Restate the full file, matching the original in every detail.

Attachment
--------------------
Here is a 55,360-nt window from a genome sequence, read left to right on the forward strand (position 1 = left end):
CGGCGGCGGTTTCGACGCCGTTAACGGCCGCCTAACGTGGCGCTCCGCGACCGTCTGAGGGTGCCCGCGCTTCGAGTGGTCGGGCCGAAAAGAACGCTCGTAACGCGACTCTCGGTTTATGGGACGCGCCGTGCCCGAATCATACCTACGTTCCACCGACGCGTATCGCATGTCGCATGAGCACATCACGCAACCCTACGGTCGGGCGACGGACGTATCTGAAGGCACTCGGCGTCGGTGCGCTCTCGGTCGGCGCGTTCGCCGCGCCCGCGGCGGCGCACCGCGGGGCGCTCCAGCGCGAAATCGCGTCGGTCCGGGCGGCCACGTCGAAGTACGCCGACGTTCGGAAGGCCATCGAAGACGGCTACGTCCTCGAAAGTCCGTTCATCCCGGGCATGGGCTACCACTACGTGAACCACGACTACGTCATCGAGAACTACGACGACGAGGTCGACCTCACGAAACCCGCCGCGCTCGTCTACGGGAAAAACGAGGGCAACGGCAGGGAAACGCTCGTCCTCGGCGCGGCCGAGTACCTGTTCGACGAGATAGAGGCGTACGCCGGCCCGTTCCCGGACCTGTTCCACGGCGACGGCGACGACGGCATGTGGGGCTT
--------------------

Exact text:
Here is a 55,360-nt window from a genome sequence, read left to right on the forward strand (position 1 = left end):
CGGCGGCGGTTTCGACGCCGTTAACGGCCGCCTAACGTGGCGCTCCGCGACCGTCTGAGGGTGCCCGCGCTTCGAGTGGTCGGGCCGAAAAGAACGCTCGTAACGCGACTCTCGGTTTATGGGACGCGCCGTGCCCGAATCATACCTACGTTCCACCGACGCGTATCGCATGTCGCATGAGCACATCACGCAACCCTACGGTCGGGCGACGGACGTATCTGAAGGCACTCGGCGTCGGTGCGCTCTCGGTCGGCGCGTTCGCCGCGCCCGCGGCGGCGCACCGCGGGGCGCTCCAGCGCGAAATCGCGTCGGTCCGGGCGGCCACGTCGAAGTACGCCGACGTTCGGAAGGCCATCGAAGACGGCTACGTCCTCGAAAGTCCGTTCATCCCGGGCATGGGCTACCACTACGTGAACCACGACTACGTCATCGAGAACTACGACGACGAGGTCGACCTCACGAAACCCGCCGCGCTCGTCTACGGGAAAAACGAGGGCAACGGCAGGGAAACGCTCGTCCTCGGCGCGGCCGAGTACCTGTTCGACGAGATAGAGGCGTACGCCGGCCCGTTCCCGGACCTGTTCCACGGCGACGGCGACGACGGCATGTGGGGCTT